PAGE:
ASA clears Virgin Media over ADSL 'lies'

ASA clears Virgin Media over ADSL 'lies'

Complaints not upheld by advertising watchdog

Virgin Media has come under fire over ads for its broadband service which implied that many DSL providers were "lying" about the speed and quality of their services.

A national press advert entitled 'Truth, Lies and Broadband' stated: "There are lots of companies out there selling 'high speed' broadband, claiming to be the fastest and cheapest in the land.

"The truth is this. Right now, in terms of broadband, there are two types of homes in the UK. Half of us can get cable broadband. This is delivered via a fibre optic cable meaning it is officially the fastest and the best performing broadband available."

"The other half of the country can get a standard connection - also known as ADSL (which stands for something tedious). Most broadband companies, like BT, Tiscali, Sky, TalkTalk and so on, only offer this."

The text of the advert went on to explain that ADSL uses phone lines and slows down the further away a subscriber lives from the telephone exchange. " This means you might not be getting the speed you pay for," Virgin Media stated.

Five readers and TalkTalk objected that the press ad was misleading because they believed that the connection from the street cabinet into the home did not use fibre optic cable, but used copper wire. The use of a copper wire connection into the home could cause speed depreciation.

TalkTalk and Sky both objected to the claim that "the other half of the country get a standard connection. Most broadband companies, like ... Sky, TalkTalk and so on, only offer this."

This implied that Sky and TalkTalk had a UK ADSL coverage of around 50 per cent, when both companies said that about 98 per cent of the country could get an ADSL broadband connection.

Virgin Media also came under fire from members of the public, Sky and TalkTalk over poster and radio adverts which repeated the claims made in the press campaign.

Responding to this barrage of criticism Virgin Media said that the ads were intended to highlight that cable broadband was different from ADSL broadband.

The firm explained that it did not use copper wire to deliver broadband to its customers, but used aluminium or steel wire with a copper coating. The copper coating is used to shield signals from interference and not to transmit the signals.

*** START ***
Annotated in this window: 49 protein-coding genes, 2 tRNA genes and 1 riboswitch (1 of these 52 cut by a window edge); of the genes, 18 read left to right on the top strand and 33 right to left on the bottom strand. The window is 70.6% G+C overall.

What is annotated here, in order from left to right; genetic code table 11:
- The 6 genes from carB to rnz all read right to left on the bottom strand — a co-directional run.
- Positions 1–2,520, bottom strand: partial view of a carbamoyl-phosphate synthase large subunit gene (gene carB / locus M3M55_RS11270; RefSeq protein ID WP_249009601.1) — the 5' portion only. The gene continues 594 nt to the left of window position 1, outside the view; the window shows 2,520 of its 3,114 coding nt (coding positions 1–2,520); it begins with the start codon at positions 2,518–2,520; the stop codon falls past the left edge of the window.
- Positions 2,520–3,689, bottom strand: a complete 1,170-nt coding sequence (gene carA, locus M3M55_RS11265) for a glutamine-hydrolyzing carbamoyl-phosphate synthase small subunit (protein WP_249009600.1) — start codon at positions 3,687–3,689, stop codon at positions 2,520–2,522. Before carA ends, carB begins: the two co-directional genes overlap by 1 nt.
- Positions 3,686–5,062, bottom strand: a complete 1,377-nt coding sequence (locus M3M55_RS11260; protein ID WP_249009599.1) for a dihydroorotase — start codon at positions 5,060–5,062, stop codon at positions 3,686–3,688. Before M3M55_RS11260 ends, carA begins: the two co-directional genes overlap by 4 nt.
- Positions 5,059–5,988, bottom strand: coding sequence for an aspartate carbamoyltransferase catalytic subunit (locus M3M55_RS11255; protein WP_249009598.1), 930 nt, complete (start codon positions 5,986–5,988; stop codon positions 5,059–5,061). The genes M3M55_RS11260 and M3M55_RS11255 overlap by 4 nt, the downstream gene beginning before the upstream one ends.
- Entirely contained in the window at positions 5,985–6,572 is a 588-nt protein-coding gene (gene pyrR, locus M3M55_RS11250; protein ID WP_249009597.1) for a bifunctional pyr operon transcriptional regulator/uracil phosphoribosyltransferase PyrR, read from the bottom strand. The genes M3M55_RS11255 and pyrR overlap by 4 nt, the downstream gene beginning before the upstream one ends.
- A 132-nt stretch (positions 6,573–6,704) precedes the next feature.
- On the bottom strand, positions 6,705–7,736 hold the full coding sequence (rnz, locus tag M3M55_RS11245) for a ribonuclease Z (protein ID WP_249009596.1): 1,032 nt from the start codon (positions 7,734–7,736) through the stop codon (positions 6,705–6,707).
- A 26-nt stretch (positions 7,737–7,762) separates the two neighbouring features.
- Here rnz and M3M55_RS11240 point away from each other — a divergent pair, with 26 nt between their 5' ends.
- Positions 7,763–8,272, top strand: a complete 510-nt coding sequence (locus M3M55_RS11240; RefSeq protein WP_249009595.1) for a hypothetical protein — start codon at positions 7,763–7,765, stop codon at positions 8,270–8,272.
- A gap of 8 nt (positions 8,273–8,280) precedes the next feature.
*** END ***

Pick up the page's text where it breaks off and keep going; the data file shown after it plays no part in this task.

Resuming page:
Virgin Media went on to explain that its backbone network was a "hybrid fibre co-axial" network which used fibre-optic cables all the way to within approximately 500 metres of the customer's home.

The company claimed that from there it passes over high quality copper-coated aluminium co-axial cables to within 150 metres of the home.

The final connection to the customer is made from the street cabinet over high quality copper-coated steel co-axial cables.

Virgin Media added that, while distance had a noticeable effect on customer speeds, this was not an issue for cable broadband.

Its services are not limited by distance because distributed active signal amplifiers throughout network ensure that the necessary signal level is delivered to the customer.

The firm also argued that its ad stated clearly that Virgin Media could provide a cable service to 50 per cent of the country, and that the other 50 per cent could receive its ADSL service.

The claim that "most broadband companies, like BT, Tiscali, Sky, TalkTalk and so on, only offer this" referred to ADSL and not the coverage of each provider.

The Advertising Standards Authority accepted these arguments from the cable company and refused to uphold the complaints.

"The ASA noted Virgin's argument that the aim of the ads was to highlight the technological differences between cable broadband and ADSL broadband," the ruling stated.

"We also noted that cable broadband uses a combination of fibre-optic and co-axial cable to deliver broadband into the home. We acknowledged that Virgin's co-axial cables were made of either aluminium or steel and had a copper coating."